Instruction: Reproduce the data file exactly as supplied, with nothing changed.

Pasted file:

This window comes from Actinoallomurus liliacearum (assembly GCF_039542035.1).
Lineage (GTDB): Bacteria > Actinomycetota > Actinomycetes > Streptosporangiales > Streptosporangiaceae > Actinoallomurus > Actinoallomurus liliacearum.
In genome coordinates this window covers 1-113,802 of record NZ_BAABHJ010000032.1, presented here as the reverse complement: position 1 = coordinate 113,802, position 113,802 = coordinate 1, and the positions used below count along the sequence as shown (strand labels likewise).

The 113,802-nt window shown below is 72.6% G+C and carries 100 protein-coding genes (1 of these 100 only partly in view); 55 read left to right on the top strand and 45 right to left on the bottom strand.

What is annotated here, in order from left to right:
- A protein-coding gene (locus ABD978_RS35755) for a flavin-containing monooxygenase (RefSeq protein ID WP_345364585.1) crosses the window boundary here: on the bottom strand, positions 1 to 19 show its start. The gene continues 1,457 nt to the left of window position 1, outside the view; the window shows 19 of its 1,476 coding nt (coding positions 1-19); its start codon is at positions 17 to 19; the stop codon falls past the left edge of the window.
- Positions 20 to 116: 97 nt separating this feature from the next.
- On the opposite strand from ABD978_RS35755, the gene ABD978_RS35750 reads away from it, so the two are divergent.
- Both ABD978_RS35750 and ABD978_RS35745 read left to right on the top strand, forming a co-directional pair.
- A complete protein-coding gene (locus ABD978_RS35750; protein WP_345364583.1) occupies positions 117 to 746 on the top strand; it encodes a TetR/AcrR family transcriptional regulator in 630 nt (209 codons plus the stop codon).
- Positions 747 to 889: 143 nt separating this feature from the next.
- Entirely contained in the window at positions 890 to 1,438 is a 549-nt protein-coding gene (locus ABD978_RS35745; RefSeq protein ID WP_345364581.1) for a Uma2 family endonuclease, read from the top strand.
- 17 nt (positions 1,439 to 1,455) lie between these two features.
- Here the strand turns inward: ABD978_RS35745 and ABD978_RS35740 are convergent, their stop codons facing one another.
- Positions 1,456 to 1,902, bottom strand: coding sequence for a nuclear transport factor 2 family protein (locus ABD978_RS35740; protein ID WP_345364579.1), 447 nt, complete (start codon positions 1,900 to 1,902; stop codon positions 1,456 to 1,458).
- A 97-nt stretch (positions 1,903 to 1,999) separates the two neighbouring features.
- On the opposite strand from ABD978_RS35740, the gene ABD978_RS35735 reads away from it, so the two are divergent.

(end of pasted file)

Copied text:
This window comes from Actinoallomurus liliacearum (assembly GCF_039542035.1).
Lineage (GTDB): Bacteria > Actinomycetota > Actinomycetes > Streptosporangiales > Streptosporangiaceae > Actinoallomurus > Actinoallomurus liliacearum.
In genome coordinates this window covers 1-113,802 of record NZ_BAABHJ010000032.1, presented here as the reverse complement: position 1 = coordinate 113,802, position 113,802 = coordinate 1, and the positions used below count along the sequence as shown (strand labels likewise).

The 113,802-nt window shown below is 72.6% G+C and carries 100 protein-coding genes (1 of these 100 only partly in view); 55 read left to right on the top strand and 45 right to left on the bottom strand.

What is annotated here, in order from left to right:
- A protein-coding gene (locus ABD978_RS35755) for a flavin-containing monooxygenase (RefSeq protein ID WP_345364585.1) crosses the window boundary here: on the bottom strand, positions 1 to 19 show its start. The gene continues 1,457 nt to the left of window position 1, outside the view; the window shows 19 of its 1,476 coding nt (coding positions 1-19); its start codon is at positions 17 to 19; the stop codon falls past the left edge of the window.
- Positions 20 to 116: 97 nt separating this feature from the next.
- On the opposite strand from ABD978_RS35755, the gene ABD978_RS35750 reads away from it, so the two are divergent.
- Both ABD978_RS35750 and ABD978_RS35745 read left to right on the top strand, forming a co-directional pair.
- A complete protein-coding gene (locus ABD978_RS35750; protein WP_345364583.1) occupies positions 117 to 746 on the top strand; it encodes a TetR/AcrR family transcriptional regulator in 630 nt (209 codons plus the stop codon).
- Positions 747 to 889: 143 nt separating this feature from the next.
- Entirely contained in the window at positions 890 to 1,438 is a 549-nt protein-coding gene (locus ABD978_RS35745; RefSeq protein ID WP_345364581.1) for a Uma2 family endonuclease, read from the top strand.
- 17 nt (positions 1,439 to 1,455) lie between these two features.
- Here the strand turns inward: ABD978_RS35745 and ABD978_RS35740 are convergent, their stop codons facing one another.
- Positions 1,456 to 1,902, bottom strand: coding sequence for a nuclear transport factor 2 family protein (locus ABD978_RS35740; protein ID WP_345364579.1), 447 nt, complete (start codon positions 1,900 to 1,902; stop codon positions 1,456 to 1,458).
- A 97-nt stretch (positions 1,903 to 1,999) separates the two neighbouring features.
- On the opposite strand from ABD978_RS35740, the gene ABD978_RS35735 reads away from it, so the two are divergent.